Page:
/ Staff writer, with CNA, WASHINGTON
Security arrangements at the new American Institute in Taiwan （AIT） compound will be the same as at its current location, a spokesperson for the US Department of State said on Thursday.
Since the de facto US embassy inaugurated its new building complex in Taipei’s Neihu District （內湖） on June 12, there have been news reports that US Marines could be deployed at the facility, in accordance with standard US practice at its embassies around the world.
In the wake of reports that the US Department of State asked the Pentagon to deploy a detachment of US Marines to Taiwan to help provide security at the AIT, CNN on Thursday cited US officials as saying that the request had been rejected due to resource constraint issues and not out of fear of irritating Beijing.
The decision was made by US Secretary of Defense James Mattis last month, CNN reported, citing one defense official, who said that before the request was rejected, military planners had anticipated the US Marines would arrive in Taiwan as early as next month.
Asked about the report, the US Department of State said in a statement e-mailed to the media: “As is the practice at AIT’s current location, a small number of American personnel detailed to AIT along with a larger number of locally-hired employees will provide security for the new office building in cooperation with local authorities.”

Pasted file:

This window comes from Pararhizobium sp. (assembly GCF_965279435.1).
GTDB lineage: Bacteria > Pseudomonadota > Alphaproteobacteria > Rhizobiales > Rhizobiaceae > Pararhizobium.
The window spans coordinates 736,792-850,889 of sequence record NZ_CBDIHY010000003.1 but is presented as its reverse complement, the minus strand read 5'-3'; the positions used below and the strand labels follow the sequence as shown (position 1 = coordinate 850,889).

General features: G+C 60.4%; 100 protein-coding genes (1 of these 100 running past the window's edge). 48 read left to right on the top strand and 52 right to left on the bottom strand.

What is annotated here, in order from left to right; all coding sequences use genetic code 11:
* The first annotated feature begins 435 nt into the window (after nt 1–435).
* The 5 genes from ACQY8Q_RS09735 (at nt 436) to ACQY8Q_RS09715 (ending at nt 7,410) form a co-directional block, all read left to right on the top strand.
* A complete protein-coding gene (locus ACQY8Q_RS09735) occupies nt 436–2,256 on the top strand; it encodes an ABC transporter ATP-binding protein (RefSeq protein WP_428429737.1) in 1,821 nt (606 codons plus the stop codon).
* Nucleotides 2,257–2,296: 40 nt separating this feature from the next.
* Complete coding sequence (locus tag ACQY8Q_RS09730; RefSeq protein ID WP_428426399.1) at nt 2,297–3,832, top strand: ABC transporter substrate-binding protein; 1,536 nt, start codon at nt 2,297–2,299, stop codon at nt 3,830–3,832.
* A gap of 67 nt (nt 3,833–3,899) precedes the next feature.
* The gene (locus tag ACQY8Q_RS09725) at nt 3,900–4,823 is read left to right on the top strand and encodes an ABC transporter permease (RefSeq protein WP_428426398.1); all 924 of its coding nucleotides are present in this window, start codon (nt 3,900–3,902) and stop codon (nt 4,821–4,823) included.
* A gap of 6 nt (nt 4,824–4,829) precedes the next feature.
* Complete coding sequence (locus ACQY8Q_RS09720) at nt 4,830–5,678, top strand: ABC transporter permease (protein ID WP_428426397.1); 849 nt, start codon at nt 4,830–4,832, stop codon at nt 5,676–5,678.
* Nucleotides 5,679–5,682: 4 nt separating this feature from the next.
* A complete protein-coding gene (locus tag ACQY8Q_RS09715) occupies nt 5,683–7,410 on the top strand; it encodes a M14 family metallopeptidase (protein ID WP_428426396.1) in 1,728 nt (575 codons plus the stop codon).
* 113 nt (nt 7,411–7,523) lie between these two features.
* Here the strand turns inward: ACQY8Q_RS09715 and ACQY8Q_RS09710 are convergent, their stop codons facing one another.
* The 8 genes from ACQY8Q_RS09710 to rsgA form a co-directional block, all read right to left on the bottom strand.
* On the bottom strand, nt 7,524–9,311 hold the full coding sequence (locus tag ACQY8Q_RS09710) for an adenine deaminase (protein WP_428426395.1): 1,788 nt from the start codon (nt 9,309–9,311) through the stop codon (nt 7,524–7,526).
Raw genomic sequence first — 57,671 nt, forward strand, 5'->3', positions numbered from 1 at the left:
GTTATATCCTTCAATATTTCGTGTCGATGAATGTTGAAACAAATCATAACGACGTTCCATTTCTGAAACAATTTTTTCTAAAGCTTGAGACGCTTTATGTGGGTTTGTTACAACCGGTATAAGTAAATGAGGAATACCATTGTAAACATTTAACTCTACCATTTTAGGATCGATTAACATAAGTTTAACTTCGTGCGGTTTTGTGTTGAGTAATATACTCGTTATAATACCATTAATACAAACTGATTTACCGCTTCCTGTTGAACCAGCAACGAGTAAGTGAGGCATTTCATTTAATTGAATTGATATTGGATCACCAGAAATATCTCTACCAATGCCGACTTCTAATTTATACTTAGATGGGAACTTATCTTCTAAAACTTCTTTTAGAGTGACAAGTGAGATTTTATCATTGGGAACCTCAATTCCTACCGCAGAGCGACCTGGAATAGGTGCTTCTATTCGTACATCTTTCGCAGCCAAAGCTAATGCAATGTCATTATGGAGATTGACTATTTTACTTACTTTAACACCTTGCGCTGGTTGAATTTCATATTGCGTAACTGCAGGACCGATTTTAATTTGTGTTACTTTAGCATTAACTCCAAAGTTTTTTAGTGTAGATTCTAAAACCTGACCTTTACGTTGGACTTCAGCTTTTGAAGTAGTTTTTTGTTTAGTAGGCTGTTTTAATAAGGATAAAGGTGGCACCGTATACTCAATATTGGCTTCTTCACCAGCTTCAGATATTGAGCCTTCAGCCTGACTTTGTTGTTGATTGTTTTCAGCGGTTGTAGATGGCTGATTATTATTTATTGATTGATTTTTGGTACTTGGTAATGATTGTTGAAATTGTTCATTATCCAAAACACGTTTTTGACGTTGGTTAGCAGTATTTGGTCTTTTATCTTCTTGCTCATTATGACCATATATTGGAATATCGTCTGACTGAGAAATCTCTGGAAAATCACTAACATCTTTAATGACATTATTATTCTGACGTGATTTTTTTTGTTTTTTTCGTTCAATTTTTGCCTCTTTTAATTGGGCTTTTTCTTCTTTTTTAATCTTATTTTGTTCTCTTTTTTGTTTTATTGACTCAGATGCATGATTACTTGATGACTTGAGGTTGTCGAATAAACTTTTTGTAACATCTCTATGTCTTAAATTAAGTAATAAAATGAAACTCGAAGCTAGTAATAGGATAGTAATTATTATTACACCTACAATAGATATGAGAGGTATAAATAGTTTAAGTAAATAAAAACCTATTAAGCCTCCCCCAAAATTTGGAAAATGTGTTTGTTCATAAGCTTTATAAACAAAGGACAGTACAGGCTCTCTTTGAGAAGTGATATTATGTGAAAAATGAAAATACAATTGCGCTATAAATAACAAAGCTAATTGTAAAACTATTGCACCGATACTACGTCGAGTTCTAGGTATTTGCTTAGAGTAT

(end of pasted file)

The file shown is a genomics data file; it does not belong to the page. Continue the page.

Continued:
The AIT has yet to move to the compound from its current address in Taipei’s Xinyi District （信義）.
“We do not discuss specific security matters concerning the protection of our facility or personnel,” the statement said, reiterating the US’ commitment to its “one China” policy, based on the three US-China joint communiques and the Taiwan Relations Act.
Pentagon spokesman Lieutenant Colonel Christopher Logan declined to comment on the matter, saying: “We do not discuss the operational details or the internal deliberations related to specific security matters concerning the protection of our facilities or personnel.”
The American Institute in Taiwan’s new compound in Taipei’s Neihu District is pictured on June 12. Photo: Chang Chia-ming, Taipei Times